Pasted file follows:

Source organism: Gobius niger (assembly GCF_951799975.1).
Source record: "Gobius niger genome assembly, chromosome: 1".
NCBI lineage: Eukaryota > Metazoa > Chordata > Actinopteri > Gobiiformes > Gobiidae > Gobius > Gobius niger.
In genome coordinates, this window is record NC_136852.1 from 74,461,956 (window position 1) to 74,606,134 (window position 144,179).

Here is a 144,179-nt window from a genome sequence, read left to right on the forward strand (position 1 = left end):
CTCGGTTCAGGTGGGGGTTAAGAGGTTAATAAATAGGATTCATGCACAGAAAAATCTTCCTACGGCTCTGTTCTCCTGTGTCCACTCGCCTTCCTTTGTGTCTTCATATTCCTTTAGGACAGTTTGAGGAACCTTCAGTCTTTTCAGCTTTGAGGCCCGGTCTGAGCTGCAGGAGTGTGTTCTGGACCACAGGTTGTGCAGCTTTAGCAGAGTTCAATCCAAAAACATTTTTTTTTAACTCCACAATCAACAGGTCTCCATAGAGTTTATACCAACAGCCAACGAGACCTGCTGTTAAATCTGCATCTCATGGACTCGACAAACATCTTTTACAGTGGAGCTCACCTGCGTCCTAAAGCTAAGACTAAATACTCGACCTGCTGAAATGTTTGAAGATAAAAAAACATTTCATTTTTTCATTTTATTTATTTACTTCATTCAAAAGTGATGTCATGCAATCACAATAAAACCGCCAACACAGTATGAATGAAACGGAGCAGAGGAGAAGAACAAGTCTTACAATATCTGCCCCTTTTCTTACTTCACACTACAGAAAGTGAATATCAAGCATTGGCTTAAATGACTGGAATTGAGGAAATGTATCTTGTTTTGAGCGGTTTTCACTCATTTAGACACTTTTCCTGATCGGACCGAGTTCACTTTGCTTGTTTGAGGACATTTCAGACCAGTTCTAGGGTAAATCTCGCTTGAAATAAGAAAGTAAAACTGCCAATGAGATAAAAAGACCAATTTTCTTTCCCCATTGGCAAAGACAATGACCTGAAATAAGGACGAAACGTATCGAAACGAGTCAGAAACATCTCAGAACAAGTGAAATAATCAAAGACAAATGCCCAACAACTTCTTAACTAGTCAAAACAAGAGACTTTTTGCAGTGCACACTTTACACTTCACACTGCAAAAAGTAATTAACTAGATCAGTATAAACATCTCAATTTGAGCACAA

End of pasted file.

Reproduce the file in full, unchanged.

Source organism: Gobius niger (assembly GCF_951799975.1).
Source record: "Gobius niger genome assembly, chromosome: 1".
NCBI lineage: Eukaryota > Metazoa > Chordata > Actinopteri > Gobiiformes > Gobiidae > Gobius > Gobius niger.
In genome coordinates, this window is record NC_136852.1 from 74,461,956 (window position 1) to 74,606,134 (window position 144,179).

Here is a 144,179-nt window from a genome sequence, read left to right on the forward strand (position 1 = left end):
CTCGGTTCAGGTGGGGGTTAAGAGGTTAATAAATAGGATTCATGCACAGAAAAATCTTCCTACGGCTCTGTTCTCCTGTGTCCACTCGCCTTCCTTTGTGTCTTCATATTCCTTTAGGACAGTTTGAGGAACCTTCAGTCTTTTCAGCTTTGAGGCCCGGTCTGAGCTGCAGGAGTGTGTTCTGGACCACAGGTTGTGCAGCTTTAGCAGAGTTCAATCCAAAAACATTTTTTTTTAACTCCACAATCAACAGGTCTCCATAGAGTTTATACCAACAGCCAACGAGACCTGCTGTTAAATCTGCATCTCATGGACTCGACAAACATCTTTTACAGTGGAGCTCACCTGCGTCCTAAAGCTAAGACTAAATACTCGACCTGCTGAAATGTTTGAAGATAAAAAAACATTTCATTTTTTCATTTTATTTATTTACTTCATTCAAAAGTGATGTCATGCAATCACAATAAAACCGCCAACACAGTATGAATGAAACGGAGCAGAGGAGAAGAACAAGTCTTACAATATCTGCCCCTTTTCTTACTTCACACTACAGAAAGTGAATATCAAGCATTGGCTTAAATGACTGGAATTGAGGAAATGTATCTTGTTTTGAGCGGTTTTCACTCATTTAGACACTTTTCCTGATCGGACCGAGTTCACTTTGCTTGTTTGAGGACATTTCAGACCAGTTCTAGGGTAAATCTCGCTTGAAATAAGAAAGTAAAACTGCCAATGAGATAAAAAGACCAATTTTCTTTCCCCATTGGCAAAGACAATGACCTGAAATAAGGACGAAACGTATCGAAACGAGTCAGAAACATCTCAGAACAAGTGAAATAATCAAAGACAAATGCCCAACAACTTCTTAACTAGTCAAAACAAGAGACTTTTTGCAGTGCACACTTTACACTTCACACTGCAAAAAGTAATTAACTAGATCAGTATAAACATCTCAATTTGAGCACAA